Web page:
How Britain's Royal Navy lost the American Revolutionary War

How Britain’s Royal Navy lost the American Revolutionary War

By Larry Holzwarth
How Britain’s Royal Navy lost the American Revolutionary War

Great Britain, an island nation, depended on trade to feed its population and fuel its economy. Its colonial empire was built for that purpose. The British Army was too small to control the inhabitants of its colonies around the globe and it relied on locally raised armies, supported by the world’s largest and most powerful navy, to defend its holdings. It was such a tactic applied to suppress the American Revolution, British troops supported by locally raised troops – Loyalists – and hired mercenaries, with the Royal Navy controlling the East Coast of the United States.

The Continental frigate Alliance, which fought alongside Bon Homme Richard at Flamborough Head. Wikimedia

The American patriots had no navy when the Revolutionary War began, and little prospects of creating one which could be effective against the British. The entire American coastline was exposed to the largest navy in the world. Yet in the naval war which was a major factor in the American’s independence, the Americans prevailed, both before and after the French intervened on their behalf. American raids on British shipping raised insurance rates in London to crippling highs. British ships were defeated by American upstarts in sight of British shores. Morale plummeted in England. Here is how Britain’s Royal Navy lost the American Revolutionary War.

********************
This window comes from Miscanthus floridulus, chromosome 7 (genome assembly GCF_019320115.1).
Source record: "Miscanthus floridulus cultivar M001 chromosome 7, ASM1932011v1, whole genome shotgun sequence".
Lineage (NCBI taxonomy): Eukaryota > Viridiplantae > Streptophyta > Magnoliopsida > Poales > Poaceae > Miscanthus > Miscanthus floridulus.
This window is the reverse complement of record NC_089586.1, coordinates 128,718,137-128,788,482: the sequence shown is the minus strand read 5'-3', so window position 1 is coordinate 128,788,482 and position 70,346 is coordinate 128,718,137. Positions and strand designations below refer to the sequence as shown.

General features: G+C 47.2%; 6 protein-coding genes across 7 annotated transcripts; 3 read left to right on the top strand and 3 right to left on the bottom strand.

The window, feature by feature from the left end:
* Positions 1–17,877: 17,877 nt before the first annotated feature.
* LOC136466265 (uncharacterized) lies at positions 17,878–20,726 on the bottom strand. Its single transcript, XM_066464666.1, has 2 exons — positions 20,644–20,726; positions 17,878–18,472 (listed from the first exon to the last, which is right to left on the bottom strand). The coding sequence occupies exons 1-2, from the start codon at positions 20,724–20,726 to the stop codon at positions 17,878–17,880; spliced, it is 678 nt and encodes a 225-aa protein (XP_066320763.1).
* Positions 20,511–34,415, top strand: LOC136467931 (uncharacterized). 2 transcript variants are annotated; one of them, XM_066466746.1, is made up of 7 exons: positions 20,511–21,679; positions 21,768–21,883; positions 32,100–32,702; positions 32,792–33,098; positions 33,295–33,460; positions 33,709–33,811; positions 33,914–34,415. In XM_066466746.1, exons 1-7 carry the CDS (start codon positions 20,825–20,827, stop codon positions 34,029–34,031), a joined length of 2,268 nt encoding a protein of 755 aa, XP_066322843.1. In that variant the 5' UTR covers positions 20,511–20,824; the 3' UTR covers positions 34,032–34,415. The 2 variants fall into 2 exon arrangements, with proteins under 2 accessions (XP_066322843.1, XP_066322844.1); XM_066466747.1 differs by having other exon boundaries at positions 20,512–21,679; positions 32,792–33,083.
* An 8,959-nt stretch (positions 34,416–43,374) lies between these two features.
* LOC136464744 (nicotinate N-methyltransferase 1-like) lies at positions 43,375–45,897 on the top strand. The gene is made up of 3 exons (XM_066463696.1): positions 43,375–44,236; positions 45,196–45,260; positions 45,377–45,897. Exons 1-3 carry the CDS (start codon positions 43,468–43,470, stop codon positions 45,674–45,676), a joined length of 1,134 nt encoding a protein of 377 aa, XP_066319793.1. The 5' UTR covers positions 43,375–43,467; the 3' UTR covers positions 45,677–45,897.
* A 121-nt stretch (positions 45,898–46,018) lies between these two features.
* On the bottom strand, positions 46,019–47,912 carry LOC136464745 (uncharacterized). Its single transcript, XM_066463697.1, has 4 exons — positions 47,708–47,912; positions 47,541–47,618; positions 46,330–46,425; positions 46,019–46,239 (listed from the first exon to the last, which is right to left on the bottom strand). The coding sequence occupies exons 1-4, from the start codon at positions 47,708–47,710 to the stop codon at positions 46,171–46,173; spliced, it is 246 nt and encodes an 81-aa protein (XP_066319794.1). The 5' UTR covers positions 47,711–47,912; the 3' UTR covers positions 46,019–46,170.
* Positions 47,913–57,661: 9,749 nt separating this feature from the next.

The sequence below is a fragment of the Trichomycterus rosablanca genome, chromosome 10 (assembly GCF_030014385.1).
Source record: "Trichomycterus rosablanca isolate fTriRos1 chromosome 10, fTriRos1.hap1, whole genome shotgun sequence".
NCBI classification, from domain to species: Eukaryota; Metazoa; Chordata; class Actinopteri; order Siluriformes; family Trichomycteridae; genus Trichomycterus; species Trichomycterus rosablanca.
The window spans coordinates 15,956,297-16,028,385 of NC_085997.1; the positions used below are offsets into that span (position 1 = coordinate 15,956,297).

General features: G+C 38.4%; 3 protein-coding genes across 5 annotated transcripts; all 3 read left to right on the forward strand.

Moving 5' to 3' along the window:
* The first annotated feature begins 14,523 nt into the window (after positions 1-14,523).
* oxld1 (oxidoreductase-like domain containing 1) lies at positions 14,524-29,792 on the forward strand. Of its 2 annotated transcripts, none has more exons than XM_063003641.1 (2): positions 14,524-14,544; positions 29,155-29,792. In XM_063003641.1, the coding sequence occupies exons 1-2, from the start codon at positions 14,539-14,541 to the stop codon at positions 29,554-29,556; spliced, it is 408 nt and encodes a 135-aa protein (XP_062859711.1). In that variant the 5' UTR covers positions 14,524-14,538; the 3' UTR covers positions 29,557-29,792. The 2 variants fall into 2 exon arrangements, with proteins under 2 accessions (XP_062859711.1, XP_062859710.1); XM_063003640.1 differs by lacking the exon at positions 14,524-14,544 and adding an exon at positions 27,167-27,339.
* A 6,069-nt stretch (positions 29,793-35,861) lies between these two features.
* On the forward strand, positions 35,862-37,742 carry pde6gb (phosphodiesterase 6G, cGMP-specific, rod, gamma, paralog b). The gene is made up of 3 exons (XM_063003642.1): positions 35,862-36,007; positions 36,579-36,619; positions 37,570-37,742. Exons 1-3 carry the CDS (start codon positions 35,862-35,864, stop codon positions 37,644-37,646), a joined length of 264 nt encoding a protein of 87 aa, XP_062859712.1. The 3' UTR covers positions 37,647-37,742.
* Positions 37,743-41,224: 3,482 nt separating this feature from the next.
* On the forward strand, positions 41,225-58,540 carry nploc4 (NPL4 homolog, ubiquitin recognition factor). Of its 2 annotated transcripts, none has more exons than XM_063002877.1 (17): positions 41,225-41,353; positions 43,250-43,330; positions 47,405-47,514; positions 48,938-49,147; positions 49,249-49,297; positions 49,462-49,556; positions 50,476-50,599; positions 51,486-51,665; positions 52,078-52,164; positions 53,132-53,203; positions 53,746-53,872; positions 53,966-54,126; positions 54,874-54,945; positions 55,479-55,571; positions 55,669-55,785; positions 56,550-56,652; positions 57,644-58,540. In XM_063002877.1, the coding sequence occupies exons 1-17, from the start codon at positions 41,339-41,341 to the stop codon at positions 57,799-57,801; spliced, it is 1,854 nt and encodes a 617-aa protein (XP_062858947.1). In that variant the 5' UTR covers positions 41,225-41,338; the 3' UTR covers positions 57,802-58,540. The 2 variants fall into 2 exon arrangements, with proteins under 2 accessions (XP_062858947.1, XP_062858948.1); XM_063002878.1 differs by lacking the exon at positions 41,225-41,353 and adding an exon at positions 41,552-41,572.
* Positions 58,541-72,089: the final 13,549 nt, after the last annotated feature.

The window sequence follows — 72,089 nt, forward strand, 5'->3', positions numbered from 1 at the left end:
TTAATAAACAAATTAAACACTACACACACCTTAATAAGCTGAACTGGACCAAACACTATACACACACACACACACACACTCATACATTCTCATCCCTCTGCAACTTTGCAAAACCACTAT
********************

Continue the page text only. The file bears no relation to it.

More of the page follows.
Continental Navy ship Columbus, one of the early warships of the American Navy during the Revolutionary War. Wikimedia

1. Critical shortages of gunpowder in the Continental Army led to the first action of the Continental Navy

When George Washington learned of the severity of the powder shortage facing the Continental Army in the summer of 1775, he sat stupefied, unable to speak for nearly thirty minutes. Eight ships of the newly created Continental Navy were dispatched, under Commodore Esek Hopkins, to raid British coastal installations, where naval supplies were stored, up and down the American coastline. Hopkins ordered his captains to rendezvous in the Bahamas, at Grand Abaco Island. In March 1776 the fleet landed in New Providence, with 200 newly created American Marines, and captured Nassau. Within the town were naval stores and cache of weapons and gunpowder.

The American ships returned to port at New London in early April, with badly needed supplies for the American cause. Hopkins was censured by the Continental Congress for his disobeying his orders and leading an assault in the Bahamas, as well as for problems with controlling the fleet, which was inexperienced and shorthanded. Nonetheless, the first serious naval raid of the war was a successful attack on British property carried out by the impudent Americans, leaving the vastly superior British navy embarrassed and humiliated.